This week we are focusing on snack and lunch meal prep. Because we are making a hearty and filling meal, I’ll be making less snacks this week. If you feel you still need four snacks, feel free to make an extra one from last week or double one of these recipes I’ve chosen!
A quick note: Not everyone is going to want the same thing for lunch every day. Between dietary restriction, food preferences, and daytime schedules (when you can eat, if you have access to a fridge), there is never going to be one recipe that is good for all of us–and that is ok!
Meal Planning Lunch and Snacks:
Grab a pen and a piece of paper and write down a few thoughts about these questions. It will help you plan what you’ll be eating for the week, which will be what you’re going to prep.
Step One: How much do I make?
I think about a few things when determining how much food to make:
- How many people will be home each day and night? Think about sports, days off, half days, field trips, and work schedules. Don’t forget about any guests you’ll have in town.
- When does your family usually snack? Should you plan to prep daytime and nighttime snacks, or are daytime snacks enough?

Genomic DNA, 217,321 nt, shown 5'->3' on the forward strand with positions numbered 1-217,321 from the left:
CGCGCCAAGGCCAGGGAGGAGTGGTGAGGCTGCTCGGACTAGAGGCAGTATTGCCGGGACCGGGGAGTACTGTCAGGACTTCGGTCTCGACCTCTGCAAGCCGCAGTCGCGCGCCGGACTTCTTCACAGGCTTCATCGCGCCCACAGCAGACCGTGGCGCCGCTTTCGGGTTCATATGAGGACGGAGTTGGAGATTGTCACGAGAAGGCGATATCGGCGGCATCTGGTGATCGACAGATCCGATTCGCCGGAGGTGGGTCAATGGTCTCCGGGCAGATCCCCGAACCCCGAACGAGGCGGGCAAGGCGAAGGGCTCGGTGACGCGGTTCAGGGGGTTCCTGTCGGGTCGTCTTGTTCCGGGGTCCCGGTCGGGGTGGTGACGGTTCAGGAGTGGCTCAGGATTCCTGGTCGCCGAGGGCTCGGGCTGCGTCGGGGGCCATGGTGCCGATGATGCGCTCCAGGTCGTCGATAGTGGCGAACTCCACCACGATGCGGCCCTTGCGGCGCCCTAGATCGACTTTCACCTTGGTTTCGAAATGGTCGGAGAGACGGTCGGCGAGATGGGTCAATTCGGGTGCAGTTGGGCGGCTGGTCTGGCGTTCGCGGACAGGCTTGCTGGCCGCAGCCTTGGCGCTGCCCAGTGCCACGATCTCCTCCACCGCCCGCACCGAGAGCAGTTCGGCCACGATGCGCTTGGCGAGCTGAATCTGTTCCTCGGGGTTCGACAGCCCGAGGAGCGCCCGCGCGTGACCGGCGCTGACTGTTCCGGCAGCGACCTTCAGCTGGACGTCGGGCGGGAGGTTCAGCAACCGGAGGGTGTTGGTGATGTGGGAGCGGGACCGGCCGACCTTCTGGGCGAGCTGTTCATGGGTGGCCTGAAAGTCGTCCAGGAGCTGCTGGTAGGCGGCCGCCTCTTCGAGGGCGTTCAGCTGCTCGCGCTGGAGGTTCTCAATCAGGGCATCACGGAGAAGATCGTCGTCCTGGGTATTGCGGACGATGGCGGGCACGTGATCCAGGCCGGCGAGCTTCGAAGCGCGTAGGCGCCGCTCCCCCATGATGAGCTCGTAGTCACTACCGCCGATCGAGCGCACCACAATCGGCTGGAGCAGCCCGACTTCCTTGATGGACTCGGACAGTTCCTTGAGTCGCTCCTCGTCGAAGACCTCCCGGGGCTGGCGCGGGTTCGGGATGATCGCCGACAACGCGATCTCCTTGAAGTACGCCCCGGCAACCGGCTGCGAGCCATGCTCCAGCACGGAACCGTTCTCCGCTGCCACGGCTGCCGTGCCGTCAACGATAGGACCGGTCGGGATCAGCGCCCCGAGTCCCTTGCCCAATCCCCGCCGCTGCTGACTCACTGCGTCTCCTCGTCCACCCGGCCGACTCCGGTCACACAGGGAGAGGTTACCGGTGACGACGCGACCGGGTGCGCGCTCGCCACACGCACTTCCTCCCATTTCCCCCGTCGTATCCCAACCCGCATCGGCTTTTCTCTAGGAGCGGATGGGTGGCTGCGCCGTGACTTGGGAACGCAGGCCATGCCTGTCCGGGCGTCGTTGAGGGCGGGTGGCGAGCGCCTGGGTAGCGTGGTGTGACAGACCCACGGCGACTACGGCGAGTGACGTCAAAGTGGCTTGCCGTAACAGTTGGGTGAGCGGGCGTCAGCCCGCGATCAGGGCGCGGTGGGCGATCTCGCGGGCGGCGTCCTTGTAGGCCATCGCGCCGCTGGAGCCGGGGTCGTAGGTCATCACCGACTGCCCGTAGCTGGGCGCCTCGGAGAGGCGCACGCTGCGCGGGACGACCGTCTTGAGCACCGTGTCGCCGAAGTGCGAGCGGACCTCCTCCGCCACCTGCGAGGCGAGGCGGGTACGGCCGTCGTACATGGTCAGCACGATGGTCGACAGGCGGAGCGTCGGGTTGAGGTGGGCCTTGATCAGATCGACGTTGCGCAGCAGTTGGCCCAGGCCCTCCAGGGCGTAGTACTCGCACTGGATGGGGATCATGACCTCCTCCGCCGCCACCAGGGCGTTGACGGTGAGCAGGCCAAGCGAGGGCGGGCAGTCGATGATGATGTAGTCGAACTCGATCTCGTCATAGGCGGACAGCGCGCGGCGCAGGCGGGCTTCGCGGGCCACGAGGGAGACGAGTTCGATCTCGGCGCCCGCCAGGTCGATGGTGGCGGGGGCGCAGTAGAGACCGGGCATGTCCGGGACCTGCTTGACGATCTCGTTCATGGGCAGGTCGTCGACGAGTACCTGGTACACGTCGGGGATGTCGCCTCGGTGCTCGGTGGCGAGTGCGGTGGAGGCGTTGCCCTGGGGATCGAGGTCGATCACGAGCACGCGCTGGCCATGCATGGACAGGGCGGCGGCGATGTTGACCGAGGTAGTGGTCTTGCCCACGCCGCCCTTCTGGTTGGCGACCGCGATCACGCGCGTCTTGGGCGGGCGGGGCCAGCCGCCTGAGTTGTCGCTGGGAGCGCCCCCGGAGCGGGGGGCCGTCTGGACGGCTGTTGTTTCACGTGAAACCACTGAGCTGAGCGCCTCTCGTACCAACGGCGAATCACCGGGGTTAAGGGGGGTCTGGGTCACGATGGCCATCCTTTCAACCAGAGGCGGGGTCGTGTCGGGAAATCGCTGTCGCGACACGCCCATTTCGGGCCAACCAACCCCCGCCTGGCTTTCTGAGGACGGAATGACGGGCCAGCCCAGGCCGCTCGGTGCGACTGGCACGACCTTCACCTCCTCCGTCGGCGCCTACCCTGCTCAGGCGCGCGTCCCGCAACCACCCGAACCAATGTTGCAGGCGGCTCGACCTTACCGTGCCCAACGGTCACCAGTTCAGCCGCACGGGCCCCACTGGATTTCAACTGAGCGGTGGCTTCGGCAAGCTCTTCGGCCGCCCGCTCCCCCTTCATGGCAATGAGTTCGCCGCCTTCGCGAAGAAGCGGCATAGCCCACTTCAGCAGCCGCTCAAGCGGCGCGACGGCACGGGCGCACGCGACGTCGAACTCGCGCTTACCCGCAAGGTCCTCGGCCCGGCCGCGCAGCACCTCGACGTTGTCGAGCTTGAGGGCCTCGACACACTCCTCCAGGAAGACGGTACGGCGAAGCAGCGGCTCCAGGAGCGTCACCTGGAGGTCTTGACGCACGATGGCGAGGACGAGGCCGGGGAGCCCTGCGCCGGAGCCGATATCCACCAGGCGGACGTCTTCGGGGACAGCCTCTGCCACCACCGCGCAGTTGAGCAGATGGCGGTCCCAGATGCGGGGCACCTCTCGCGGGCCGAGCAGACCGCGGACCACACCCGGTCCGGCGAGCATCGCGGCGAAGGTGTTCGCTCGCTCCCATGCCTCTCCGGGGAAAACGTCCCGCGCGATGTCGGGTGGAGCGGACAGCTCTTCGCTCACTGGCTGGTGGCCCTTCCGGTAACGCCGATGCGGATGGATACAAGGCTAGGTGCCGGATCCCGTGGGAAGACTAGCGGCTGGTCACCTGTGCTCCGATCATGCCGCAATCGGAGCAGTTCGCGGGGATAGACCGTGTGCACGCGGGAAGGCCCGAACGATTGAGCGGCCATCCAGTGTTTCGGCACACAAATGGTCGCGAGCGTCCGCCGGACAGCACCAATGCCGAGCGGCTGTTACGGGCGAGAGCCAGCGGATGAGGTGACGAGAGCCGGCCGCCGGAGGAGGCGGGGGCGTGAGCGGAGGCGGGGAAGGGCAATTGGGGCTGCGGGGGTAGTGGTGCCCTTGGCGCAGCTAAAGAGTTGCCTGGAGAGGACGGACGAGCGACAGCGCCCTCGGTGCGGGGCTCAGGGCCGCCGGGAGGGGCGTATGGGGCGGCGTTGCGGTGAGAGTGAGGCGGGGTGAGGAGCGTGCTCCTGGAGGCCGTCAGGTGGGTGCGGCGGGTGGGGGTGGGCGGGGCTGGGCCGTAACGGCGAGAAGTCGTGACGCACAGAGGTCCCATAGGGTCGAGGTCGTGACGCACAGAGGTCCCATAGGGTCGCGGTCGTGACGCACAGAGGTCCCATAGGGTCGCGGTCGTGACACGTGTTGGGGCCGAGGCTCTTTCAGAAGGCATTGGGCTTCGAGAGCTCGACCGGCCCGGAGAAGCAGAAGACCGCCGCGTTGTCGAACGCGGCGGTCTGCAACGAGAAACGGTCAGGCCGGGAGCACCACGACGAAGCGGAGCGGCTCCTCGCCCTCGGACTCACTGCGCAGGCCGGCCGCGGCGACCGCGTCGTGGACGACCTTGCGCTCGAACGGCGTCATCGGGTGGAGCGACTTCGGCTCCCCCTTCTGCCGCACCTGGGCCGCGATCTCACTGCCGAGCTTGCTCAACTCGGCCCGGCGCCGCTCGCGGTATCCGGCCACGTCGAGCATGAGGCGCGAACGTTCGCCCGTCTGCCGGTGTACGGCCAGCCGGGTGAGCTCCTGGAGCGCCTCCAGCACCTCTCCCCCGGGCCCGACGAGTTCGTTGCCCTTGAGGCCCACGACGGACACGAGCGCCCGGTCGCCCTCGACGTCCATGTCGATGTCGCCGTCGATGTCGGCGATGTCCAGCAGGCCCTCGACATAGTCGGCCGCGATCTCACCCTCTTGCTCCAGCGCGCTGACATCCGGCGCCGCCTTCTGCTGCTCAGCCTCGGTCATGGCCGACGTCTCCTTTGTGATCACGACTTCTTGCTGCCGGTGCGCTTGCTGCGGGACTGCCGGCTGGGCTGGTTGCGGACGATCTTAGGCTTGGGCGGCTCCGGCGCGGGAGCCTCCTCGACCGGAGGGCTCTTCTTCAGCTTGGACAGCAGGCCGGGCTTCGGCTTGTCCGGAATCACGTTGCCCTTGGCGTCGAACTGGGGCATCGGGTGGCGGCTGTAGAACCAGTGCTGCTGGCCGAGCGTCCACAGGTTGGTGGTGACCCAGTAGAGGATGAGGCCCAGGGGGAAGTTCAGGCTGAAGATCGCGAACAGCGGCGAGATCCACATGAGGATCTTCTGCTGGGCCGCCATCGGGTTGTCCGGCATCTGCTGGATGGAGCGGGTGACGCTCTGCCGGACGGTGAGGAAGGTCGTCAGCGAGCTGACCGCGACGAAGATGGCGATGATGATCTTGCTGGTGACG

Step Two: What do I make?
- What does your family enjoy snacking on? Make it a healthy balance of what they like and what’s good for them.
- What will easily last for the week? I don’t prep for the weekends because our eating habits are always a little off and I don’t tend to snack on the weekends. When I prep for the week I try to choose foods that will easily last in the fridge from Monday-Friday.
You can prep any day you want–if you’re prepping a few days earlier than you’d like, for example, you can make the meals ahead of time and stick them in the freezer for a few days to keep them fresh until you’re ready to cook (or heat) them.
Step Three: What extras should I have on hand?
- What happens if the kids are starving one day this week?
- What about when friends come over and snack?
- Any chance your significant other will eat extras?
Always have have a few extras on hand for emergencies. Granola bars, your favorite nuts, and fruit that lasts a bit–like an orange–are great for these extras. If you’d like to store these items in containers that are better for the environment, mason jars are perfect.
Adding everything to your list right now as you’re planning will allow you to grocery shop once and save time prepping. Being prepared is a big part of this–let’s be honest, it’s already a bit of a pain right? We need to make this as easy as possible.